A recent report called The State of Our Unions discusses the health of marriages in America. The joint study was conducted by the National Marriage Project at the University of Virginia and New York's Center for Marriage and Families at the Institute for American Values.
According to the report, the chance of divorce varies based on your personal and social circumstances, including financial circumstances. You can improve your odds of staying married by having a college degree, coming from an intact home and waiting to have kids until after you are legally married.
Another recent publication, "Alone Together: How Marriage in America is Changing", has a different interpretation of those findings. The author's theory is that if you are educated, in your first marriage and have no children you are bringing into your marriage, you don't have as many stressors in the first place. She further posits that perhaps marriages are successful not because of these factors but because of the couples' attitude on marriage itself. The author, Stacy J. Rogers, says, ""We put a lot of emphasis on the marriage to make us happy, and fulfill our lives. We're victims of unrealistic expectations."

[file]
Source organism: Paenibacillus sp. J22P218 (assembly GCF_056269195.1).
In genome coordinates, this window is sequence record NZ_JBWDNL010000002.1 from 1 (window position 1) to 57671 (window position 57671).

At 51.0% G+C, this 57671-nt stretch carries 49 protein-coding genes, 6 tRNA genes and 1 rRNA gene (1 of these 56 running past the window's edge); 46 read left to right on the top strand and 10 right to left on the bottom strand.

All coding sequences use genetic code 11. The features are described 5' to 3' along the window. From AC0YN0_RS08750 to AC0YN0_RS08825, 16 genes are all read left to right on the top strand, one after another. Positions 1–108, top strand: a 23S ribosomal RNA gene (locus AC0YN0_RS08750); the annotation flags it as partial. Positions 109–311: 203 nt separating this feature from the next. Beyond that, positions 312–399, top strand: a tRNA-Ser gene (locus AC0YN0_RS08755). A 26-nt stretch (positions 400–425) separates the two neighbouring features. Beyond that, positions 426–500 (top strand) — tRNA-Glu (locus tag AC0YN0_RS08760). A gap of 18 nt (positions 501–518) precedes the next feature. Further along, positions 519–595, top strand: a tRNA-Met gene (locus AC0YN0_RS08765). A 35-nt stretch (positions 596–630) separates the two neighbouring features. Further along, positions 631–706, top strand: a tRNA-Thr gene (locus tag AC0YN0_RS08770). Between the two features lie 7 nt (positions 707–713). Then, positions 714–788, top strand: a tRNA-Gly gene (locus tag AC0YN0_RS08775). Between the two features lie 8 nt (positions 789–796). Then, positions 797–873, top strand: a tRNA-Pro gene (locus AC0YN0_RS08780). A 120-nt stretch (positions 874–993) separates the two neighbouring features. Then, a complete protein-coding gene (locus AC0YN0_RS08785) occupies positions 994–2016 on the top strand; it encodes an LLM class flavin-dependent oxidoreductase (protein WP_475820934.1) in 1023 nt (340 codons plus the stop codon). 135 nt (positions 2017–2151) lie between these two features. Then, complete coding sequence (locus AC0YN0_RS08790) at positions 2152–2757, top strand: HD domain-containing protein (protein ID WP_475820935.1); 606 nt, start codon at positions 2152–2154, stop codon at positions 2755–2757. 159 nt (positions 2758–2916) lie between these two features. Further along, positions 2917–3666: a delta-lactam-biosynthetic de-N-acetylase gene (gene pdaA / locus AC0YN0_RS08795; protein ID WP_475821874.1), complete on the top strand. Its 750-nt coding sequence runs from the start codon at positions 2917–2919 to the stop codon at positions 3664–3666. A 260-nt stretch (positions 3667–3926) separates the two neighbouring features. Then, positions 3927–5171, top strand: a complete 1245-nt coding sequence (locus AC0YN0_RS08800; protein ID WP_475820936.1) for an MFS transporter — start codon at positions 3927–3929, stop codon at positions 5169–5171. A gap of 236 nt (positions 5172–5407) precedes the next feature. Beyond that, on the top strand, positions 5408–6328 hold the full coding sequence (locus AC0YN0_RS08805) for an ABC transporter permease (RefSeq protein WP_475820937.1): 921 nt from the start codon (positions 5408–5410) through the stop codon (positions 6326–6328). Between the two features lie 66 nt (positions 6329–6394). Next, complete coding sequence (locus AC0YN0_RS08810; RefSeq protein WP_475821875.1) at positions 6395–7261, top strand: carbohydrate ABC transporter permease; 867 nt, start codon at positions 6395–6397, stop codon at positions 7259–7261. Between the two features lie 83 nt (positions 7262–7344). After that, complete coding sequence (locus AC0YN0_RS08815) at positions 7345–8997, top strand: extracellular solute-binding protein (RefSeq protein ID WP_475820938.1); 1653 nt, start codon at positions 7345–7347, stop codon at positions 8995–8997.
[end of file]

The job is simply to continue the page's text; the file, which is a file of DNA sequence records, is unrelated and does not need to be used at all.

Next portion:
The editors of the study and director of the National Marriage Project warn that their findings "don't necessarily furnish the recipe for a good marriage, though they can act as preventative measures."
When children are involved in a marriage, there is no doubt that stress levels rise. A divorce mediator can help both sides reach an agreement about property, support and most importantly, parenting.
Source: The Huffington Post, "The State of Our Unions: New Study Report Keys For Solid Marriages", Amy Lee, 7 Dec 2010